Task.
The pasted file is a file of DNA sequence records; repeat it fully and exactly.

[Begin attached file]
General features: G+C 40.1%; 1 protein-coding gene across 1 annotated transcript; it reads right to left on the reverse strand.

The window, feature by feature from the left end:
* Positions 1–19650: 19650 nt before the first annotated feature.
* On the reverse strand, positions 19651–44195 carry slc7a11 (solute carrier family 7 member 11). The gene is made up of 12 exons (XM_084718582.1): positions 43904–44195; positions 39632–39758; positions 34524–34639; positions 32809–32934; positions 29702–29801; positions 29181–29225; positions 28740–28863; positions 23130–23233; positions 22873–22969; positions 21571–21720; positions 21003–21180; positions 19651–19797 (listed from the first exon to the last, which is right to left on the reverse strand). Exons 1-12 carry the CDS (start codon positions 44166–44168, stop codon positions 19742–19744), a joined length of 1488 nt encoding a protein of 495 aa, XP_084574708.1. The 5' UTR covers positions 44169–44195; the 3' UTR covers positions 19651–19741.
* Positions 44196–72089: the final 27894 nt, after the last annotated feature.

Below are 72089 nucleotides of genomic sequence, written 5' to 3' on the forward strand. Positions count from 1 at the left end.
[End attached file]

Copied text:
General features: G+C 40.1%; 1 protein-coding gene across 1 annotated transcript; it reads right to left on the reverse strand.

The window, feature by feature from the left end:
* Positions 1–19650: 19650 nt before the first annotated feature.
* On the reverse strand, positions 19651–44195 carry slc7a11 (solute carrier family 7 member 11). The gene is made up of 12 exons (XM_084718582.1): positions 43904–44195; positions 39632–39758; positions 34524–34639; positions 32809–32934; positions 29702–29801; positions 29181–29225; positions 28740–28863; positions 23130–23233; positions 22873–22969; positions 21571–21720; positions 21003–21180; positions 19651–19797 (listed from the first exon to the last, which is right to left on the reverse strand). Exons 1-12 carry the CDS (start codon positions 44166–44168, stop codon positions 19742–19744), a joined length of 1488 nt encoding a protein of 495 aa, XP_084574708.1. The 5' UTR covers positions 44169–44195; the 3' UTR covers positions 19651–19741.
* Positions 44196–72089: the final 27894 nt, after the last annotated feature.

Below are 72089 nucleotides of genomic sequence, written 5' to 3' on the forward strand. Positions count from 1 at the left end.